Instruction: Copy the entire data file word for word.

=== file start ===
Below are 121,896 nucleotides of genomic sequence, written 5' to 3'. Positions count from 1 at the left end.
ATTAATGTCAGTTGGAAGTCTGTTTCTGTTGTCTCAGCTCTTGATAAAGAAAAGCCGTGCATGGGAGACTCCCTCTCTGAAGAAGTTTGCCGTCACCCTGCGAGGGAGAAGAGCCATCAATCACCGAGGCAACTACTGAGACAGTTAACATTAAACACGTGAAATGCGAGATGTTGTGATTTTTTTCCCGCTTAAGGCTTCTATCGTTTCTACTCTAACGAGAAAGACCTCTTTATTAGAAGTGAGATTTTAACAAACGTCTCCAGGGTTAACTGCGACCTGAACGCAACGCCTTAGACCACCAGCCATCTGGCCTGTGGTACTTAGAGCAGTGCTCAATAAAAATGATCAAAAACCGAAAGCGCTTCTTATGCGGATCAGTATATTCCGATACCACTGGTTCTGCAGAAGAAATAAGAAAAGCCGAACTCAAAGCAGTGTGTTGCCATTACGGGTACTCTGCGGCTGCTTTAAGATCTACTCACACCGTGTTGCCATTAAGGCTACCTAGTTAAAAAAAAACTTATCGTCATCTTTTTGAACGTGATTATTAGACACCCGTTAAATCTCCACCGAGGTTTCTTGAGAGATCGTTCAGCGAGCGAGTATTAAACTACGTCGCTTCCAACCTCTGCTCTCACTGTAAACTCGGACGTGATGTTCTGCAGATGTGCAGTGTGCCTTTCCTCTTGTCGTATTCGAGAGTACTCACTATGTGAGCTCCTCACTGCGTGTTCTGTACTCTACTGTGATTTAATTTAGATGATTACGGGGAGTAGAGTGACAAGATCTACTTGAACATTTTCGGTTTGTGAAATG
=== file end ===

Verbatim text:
Below are 121,896 nucleotides of genomic sequence, written 5' to 3'. Positions count from 1 at the left end.
ATTAATGTCAGTTGGAAGTCTGTTTCTGTTGTCTCAGCTCTTGATAAAGAAAAGCCGTGCATGGGAGACTCCCTCTCTGAAGAAGTTTGCCGTCACCCTGCGAGGGAGAAGAGCCATCAATCACCGAGGCAACTACTGAGACAGTTAACATTAAACACGTGAAATGCGAGATGTTGTGATTTTTTTCCCGCTTAAGGCTTCTATCGTTTCTACTCTAACGAGAAAGACCTCTTTATTAGAAGTGAGATTTTAACAAACGTCTCCAGGGTTAACTGCGACCTGAACGCAACGCCTTAGACCACCAGCCATCTGGCCTGTGGTACTTAGAGCAGTGCTCAATAAAAATGATCAAAAACCGAAAGCGCTTCTTATGCGGATCAGTATATTCCGATACCACTGGTTCTGCAGAAGAAATAAGAAAAGCCGAACTCAAAGCAGTGTGTTGCCATTACGGGTACTCTGCGGCTGCTTTAAGATCTACTCACACCGTGTTGCCATTAAGGCTACCTAGTTAAAAAAAAACTTATCGTCATCTTTTTGAACGTGATTATTAGACACCCGTTAAATCTCCACCGAGGTTTCTTGAGAGATCGTTCAGCGAGCGAGTATTAAACTACGTCGCTTCCAACCTCTGCTCTCACTGTAAACTCGGACGTGATGTTCTGCAGATGTGCAGTGTGCCTTTCCTCTTGTCGTATTCGAGAGTACTCACTATGTGAGCTCCTCACTGCGTGTTCTGTACTCTACTGTGATTTAATTTAGATGATTACGGGGAGTAGAGTGACAAGATCTACTTGAACATTTTCGGTTTGTGAAATG